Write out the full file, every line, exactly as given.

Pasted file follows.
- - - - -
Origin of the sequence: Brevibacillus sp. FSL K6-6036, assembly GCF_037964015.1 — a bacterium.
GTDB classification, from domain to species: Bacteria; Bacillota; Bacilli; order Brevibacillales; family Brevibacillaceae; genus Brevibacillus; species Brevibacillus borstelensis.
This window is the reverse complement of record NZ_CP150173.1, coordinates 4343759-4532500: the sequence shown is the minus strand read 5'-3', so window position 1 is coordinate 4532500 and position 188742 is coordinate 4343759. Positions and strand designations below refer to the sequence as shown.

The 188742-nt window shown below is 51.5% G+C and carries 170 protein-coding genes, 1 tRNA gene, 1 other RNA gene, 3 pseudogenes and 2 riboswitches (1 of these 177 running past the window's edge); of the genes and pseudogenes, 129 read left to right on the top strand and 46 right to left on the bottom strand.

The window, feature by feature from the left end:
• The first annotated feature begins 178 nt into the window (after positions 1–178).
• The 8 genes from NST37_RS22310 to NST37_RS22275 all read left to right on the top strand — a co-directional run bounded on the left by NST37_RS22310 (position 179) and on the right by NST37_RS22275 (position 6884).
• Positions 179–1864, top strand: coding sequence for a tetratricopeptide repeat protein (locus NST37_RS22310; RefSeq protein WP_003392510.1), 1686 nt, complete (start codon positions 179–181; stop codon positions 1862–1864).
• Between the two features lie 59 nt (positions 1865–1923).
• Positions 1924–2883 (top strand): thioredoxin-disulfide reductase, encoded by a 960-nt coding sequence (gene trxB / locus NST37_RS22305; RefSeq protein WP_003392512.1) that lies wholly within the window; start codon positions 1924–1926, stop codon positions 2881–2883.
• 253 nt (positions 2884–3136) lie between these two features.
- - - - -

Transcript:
Origin of the sequence: Brevibacillus sp. FSL K6-6036, assembly GCF_037964015.1 — a bacterium.
GTDB classification, from domain to species: Bacteria; Bacillota; Bacilli; order Brevibacillales; family Brevibacillaceae; genus Brevibacillus; species Brevibacillus borstelensis.
This window is the reverse complement of record NZ_CP150173.1, coordinates 4343759-4532500: the sequence shown is the minus strand read 5'-3', so window position 1 is coordinate 4532500 and position 188742 is coordinate 4343759. Positions and strand designations below refer to the sequence as shown.

The 188742-nt window shown below is 51.5% G+C and carries 170 protein-coding genes, 1 tRNA gene, 1 other RNA gene, 3 pseudogenes and 2 riboswitches (1 of these 177 running past the window's edge); of the genes and pseudogenes, 129 read left to right on the top strand and 46 right to left on the bottom strand.

The window, feature by feature from the left end:
• The first annotated feature begins 178 nt into the window (after positions 1–178).
• The 8 genes from NST37_RS22310 to NST37_RS22275 all read left to right on the top strand — a co-directional run bounded on the left by NST37_RS22310 (position 179) and on the right by NST37_RS22275 (position 6884).
• Positions 179–1864, top strand: coding sequence for a tetratricopeptide repeat protein (locus NST37_RS22310; RefSeq protein WP_003392510.1), 1686 nt, complete (start codon positions 179–181; stop codon positions 1862–1864).
• Between the two features lie 59 nt (positions 1865–1923).
• Positions 1924–2883 (top strand): thioredoxin-disulfide reductase, encoded by a 960-nt coding sequence (gene trxB / locus NST37_RS22305; RefSeq protein WP_003392512.1) that lies wholly within the window; start codon positions 1924–1926, stop codon positions 2881–2883.
• 253 nt (positions 2884–3136) lie between these two features.